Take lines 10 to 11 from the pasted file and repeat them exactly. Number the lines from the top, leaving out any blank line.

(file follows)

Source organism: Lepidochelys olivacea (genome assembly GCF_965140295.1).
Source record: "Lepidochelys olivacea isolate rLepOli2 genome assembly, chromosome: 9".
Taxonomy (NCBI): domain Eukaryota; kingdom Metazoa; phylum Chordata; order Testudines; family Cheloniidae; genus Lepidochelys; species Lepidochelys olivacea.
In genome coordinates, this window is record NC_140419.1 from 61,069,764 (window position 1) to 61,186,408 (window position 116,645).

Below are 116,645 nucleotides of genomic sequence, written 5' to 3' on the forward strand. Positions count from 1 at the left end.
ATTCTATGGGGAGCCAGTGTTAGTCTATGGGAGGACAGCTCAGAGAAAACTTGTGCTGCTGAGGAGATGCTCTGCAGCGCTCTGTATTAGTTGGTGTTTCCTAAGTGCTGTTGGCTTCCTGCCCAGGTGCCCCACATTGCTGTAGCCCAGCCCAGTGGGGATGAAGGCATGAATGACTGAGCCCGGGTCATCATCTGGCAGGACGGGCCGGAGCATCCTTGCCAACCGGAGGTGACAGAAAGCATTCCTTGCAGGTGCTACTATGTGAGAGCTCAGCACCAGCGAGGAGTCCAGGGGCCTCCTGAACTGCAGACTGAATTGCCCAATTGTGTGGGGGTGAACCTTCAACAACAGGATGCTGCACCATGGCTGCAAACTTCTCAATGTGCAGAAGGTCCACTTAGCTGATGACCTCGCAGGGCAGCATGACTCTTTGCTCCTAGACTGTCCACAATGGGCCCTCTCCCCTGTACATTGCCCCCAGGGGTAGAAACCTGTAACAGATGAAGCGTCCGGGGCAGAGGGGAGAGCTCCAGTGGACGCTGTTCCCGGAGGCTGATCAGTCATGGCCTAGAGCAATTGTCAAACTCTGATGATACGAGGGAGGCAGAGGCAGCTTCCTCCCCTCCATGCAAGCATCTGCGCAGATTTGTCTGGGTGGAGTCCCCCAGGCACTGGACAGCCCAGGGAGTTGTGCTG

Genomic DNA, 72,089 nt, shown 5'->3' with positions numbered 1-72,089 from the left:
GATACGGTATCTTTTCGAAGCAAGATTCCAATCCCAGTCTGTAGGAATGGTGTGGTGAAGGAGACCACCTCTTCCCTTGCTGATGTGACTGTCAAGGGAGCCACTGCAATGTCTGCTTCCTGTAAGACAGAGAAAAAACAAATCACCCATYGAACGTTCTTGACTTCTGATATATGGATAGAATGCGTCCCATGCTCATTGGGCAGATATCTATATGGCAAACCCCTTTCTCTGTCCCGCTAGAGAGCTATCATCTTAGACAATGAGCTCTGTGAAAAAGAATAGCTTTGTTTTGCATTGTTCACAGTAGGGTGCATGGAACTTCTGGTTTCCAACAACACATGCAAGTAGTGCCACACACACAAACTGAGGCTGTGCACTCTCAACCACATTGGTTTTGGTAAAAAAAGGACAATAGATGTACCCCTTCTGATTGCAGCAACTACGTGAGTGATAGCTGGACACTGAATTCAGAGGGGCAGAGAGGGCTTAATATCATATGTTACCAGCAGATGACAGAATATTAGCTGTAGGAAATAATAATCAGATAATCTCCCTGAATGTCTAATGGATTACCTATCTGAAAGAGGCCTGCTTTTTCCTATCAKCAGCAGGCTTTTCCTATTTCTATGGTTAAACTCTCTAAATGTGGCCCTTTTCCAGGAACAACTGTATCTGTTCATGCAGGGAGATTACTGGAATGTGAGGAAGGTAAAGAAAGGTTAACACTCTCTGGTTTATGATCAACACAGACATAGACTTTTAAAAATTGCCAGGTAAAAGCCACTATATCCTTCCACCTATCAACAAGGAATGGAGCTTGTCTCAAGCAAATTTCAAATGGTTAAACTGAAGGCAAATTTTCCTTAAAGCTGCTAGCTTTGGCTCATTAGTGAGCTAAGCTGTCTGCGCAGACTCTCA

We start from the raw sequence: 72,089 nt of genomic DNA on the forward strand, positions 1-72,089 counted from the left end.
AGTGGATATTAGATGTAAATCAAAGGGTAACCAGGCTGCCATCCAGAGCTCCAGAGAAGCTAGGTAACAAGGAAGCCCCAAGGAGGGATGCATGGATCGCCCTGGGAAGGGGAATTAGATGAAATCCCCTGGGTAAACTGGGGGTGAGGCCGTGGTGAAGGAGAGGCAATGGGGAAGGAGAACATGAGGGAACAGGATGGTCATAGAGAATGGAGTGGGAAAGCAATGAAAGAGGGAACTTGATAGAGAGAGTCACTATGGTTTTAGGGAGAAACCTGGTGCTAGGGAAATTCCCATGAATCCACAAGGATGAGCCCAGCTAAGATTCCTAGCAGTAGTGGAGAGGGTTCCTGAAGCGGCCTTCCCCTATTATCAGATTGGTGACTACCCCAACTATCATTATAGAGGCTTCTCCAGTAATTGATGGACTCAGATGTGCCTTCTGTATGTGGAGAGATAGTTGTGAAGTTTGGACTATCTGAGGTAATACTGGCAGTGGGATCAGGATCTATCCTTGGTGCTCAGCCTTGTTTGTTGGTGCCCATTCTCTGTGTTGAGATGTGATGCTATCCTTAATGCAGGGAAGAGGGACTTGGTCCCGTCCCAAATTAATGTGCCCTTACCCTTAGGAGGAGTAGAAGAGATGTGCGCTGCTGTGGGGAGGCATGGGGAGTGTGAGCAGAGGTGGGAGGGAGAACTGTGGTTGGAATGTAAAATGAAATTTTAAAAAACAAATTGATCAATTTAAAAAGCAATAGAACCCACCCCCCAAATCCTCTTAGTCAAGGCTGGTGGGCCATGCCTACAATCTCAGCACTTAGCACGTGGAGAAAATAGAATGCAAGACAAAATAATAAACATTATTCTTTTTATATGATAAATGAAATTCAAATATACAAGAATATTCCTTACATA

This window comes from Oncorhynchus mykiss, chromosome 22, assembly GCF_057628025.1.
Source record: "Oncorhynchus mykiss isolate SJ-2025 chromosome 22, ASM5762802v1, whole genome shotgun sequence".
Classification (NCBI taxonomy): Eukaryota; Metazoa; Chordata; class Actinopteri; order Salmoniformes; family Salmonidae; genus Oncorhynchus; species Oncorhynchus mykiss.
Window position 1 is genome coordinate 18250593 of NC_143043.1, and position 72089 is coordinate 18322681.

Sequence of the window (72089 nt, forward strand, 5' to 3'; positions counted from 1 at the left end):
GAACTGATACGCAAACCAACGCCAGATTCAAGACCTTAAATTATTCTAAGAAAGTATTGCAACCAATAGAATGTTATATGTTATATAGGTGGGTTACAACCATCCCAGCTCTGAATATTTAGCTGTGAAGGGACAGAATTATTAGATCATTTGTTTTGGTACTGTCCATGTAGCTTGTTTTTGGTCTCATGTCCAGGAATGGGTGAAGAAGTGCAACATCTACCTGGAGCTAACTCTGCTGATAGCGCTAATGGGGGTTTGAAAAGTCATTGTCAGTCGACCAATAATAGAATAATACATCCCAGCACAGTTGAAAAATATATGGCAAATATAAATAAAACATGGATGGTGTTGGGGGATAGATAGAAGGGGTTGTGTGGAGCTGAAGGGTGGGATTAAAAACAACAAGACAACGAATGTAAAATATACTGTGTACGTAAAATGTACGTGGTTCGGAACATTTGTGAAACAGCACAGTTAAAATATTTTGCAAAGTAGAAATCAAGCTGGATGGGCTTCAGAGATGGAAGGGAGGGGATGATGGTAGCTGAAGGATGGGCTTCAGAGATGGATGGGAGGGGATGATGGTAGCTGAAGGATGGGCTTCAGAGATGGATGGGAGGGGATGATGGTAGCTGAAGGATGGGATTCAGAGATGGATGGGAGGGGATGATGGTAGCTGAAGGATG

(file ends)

AGTGGATATTAGATGTAAATCAAAGGGTAACCAGGCTGCCATCCAGAGCTCCAGAGAAGCTAGGTAACAAGGAAGCCCCAAGGAGGGATGCATGGATCGCCCTGGGAAGGGGAATTAGATGAAATCCCCTGGGTAAACTGGGGGTGAGGCCGTGGTGAAGGAGAGGCAATGGGGAAGGAGAACATGAGGGAACAGGATGGTCATAGAGAATGGAGTGGGAAAGCAATGAAAGAGGGAACTTGATAGAGAGAGTCACTATGGTTTTAGGGAGAAACCTGGTGCTAGGGAAATTCCCATGAATCCACAAGGATGAGCCCAGCTAAGATTCCTAGCAGTAGTGGAGAGGGTTCCTGAAGCGGCCTTCCCCTATTATCAGATTGGTGACTACCCCAACTATCATTATAGAGGCTTCTCCAGTAATTGATGGACTCAGATGTGCCTTCTGTATGTGGAGAGATAGTTGTGAAGTTTGGACTATCTGAGGTAATACTGGCAGTGGGATCAGGATCTATCCTTGGTGCTCAGCCTTGTTTGTTGGTGCCCATTCTCTGTGTTGAGATGTGATGCTATCCTTAATGCAGGGAAGAGGGACTTGGTCCCGTCCCAAATTAATGTGCCCTTACCCTTAGGAGGAGTAGAAGAGATGTGCGCTGCTGTGGGGAGGCATGGGGAGTGTGAGCAGAGGTGGGAGGGAGAACTGTGGTTGGAATGTAAAATGAAATTTTAAAAAACAAATTGATCAATTTAAAAAGCAATAGAACCCACCCCCCAAATCCTCTTAGTCAAGGCTGGTGGGCCATGCCTACAATCTCAGCACTTAGCACGTGGAGAAAATAGAATGCAAGACAAAATAATAAACATTATTCTTTTTATATGATAAATGAAATTCAAATATACAAGAATATTCCTTACATA

This window comes from Oncorhynchus mykiss, chromosome 22, assembly GCF_057628025.1.